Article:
Cases of bottled water are still being delivered to Flint, Michigan, but the lead problem in America doesn’t stop there. Houses across the country have lead in the walls, and we’ve known about the damaging effects for a long time. David Rosner is the author of “Lead Wars,” and also a professor of the History and Ethics of Public Health at Columbia University.
On the industrial use of lead:
It’s basically a product that was useful throughout the 20th century and unfortunately was understood to be a major industrial problem both in the 19th and early 20th centuries for industrial workers and then was identified as a childhood poison, that literally caused neurological problems among children in the 19-teens and 1920s in this country.
On lead in homes:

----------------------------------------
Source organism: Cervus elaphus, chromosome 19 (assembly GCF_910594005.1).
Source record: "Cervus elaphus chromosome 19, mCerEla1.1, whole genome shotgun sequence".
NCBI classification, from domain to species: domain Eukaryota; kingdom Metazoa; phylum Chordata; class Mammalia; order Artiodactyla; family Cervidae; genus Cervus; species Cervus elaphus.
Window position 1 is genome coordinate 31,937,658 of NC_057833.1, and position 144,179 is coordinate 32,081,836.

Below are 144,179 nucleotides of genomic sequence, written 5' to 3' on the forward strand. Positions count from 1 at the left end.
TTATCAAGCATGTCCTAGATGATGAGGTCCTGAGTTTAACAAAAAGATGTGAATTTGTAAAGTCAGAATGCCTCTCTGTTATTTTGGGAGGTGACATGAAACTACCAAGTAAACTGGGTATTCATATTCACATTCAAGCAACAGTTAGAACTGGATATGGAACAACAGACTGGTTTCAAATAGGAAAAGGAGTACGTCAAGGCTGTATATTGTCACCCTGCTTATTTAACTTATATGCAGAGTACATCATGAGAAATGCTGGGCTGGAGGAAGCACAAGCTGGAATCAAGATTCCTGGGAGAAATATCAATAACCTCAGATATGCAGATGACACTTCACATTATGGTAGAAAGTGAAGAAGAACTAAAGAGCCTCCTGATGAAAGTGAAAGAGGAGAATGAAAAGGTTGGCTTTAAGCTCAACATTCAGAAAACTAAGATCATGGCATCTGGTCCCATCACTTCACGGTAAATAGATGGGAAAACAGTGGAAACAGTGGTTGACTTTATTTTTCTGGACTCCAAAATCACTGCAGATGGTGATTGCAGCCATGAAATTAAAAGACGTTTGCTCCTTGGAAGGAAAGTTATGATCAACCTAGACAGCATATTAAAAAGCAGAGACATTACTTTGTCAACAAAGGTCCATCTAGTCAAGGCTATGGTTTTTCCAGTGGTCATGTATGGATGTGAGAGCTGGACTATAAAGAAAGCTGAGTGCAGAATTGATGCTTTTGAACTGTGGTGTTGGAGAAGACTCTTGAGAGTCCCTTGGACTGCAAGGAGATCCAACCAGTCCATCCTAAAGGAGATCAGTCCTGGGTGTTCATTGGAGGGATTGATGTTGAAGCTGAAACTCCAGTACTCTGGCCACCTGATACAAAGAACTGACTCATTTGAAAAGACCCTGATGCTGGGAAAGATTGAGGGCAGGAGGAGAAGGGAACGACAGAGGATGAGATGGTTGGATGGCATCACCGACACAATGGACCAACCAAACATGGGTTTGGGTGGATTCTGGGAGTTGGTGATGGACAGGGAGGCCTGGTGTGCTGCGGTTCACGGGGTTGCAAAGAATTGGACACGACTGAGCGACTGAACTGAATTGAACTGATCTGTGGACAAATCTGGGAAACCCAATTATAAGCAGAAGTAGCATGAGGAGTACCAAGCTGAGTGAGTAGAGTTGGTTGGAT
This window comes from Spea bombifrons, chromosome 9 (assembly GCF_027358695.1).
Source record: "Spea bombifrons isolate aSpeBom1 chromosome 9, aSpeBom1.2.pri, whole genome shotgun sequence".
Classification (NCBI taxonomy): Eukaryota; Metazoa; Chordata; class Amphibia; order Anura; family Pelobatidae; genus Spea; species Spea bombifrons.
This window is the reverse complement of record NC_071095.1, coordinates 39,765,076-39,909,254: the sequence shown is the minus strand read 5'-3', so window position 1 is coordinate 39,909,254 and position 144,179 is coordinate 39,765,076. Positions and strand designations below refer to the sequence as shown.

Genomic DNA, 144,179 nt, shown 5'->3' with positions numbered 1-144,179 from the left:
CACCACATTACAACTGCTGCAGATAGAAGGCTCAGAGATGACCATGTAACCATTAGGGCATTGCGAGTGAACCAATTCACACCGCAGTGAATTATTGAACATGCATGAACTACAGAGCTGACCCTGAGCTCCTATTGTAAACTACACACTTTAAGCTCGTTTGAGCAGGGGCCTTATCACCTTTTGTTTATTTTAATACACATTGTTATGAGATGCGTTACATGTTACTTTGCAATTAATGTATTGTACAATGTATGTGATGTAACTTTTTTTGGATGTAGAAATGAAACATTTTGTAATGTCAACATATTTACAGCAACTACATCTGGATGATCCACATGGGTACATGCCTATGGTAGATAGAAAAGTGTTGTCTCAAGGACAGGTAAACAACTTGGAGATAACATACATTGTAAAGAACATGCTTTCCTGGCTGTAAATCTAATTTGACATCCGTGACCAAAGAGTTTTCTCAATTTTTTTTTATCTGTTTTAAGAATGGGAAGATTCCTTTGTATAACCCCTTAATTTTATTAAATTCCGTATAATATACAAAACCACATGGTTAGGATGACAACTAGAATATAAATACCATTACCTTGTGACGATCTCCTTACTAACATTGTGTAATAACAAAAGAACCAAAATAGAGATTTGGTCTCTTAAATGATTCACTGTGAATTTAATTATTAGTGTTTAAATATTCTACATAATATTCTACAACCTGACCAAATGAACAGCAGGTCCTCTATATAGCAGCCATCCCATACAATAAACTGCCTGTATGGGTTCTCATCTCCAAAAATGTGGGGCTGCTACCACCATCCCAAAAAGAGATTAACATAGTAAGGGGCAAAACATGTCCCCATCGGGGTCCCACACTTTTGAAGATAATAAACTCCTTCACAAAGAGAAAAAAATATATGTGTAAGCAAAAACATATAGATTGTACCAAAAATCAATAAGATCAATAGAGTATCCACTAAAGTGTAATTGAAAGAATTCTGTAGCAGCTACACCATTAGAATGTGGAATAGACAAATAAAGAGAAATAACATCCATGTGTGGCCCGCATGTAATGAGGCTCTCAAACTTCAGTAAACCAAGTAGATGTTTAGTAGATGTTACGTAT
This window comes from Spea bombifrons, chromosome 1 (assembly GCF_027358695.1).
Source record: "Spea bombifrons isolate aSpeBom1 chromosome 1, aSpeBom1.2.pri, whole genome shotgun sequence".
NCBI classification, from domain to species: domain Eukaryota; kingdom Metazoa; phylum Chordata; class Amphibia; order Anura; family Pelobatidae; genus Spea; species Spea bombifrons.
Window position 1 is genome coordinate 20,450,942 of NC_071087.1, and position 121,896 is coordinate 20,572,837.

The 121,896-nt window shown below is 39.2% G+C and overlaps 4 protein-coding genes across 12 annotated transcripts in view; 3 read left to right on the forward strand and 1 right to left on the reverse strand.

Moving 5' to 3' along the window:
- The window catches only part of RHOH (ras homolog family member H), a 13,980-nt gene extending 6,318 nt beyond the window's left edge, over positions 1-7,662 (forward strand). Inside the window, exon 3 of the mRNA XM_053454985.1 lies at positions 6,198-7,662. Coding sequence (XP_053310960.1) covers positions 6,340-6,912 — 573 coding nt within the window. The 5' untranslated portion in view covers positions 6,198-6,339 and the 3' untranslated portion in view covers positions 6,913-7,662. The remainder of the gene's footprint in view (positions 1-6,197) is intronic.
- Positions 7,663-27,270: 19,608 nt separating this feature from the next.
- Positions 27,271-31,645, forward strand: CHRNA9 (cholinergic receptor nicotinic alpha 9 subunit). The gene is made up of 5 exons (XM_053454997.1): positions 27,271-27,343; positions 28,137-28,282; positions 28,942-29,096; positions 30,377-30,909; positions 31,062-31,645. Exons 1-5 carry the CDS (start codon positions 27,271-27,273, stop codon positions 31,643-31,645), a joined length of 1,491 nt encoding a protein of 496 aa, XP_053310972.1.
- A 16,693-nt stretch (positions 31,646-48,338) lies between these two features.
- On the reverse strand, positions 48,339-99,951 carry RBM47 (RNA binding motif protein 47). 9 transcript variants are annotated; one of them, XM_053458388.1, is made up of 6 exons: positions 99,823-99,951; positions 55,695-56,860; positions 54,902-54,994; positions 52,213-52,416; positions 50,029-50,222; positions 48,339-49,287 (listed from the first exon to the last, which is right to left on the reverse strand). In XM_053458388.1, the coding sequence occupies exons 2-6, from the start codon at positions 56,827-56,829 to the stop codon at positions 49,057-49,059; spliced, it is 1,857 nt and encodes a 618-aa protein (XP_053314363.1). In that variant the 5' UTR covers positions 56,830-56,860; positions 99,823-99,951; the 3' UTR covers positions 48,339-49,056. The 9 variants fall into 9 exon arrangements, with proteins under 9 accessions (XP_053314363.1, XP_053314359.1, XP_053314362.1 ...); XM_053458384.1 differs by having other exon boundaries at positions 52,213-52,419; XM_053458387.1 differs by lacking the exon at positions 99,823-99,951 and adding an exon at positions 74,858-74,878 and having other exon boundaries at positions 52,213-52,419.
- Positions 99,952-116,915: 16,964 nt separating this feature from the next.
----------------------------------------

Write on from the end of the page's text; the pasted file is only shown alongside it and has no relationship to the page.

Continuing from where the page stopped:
Certainly right now, the walls of the nation are the most serious hazard for housing that was built between 1920 and 1970 or so. All of those walls probably have lead. If we identified houses where children were living or where young couples were moving in planning to have kids, we probably could handle it fairly systematically but the problem is there are enormous costs. We have to make decisions about whether the financial cost is worth the cost to our children’s lives.
Produced by Mukta Mohan.
As a nonprofit news organization, our future depends on listeners like you who believe in the power of public service journalism.
Your investment in Marketplace helps us remain paywall-free and ensures everyone has access to trustworthy, unbiased news and information, regardless of their ability to pay.
Donate today — in any amount — to become a Marketplace Investor. Now more than ever, your commitment makes a difference.
Thanks to our
Your support keeps us going strong, even through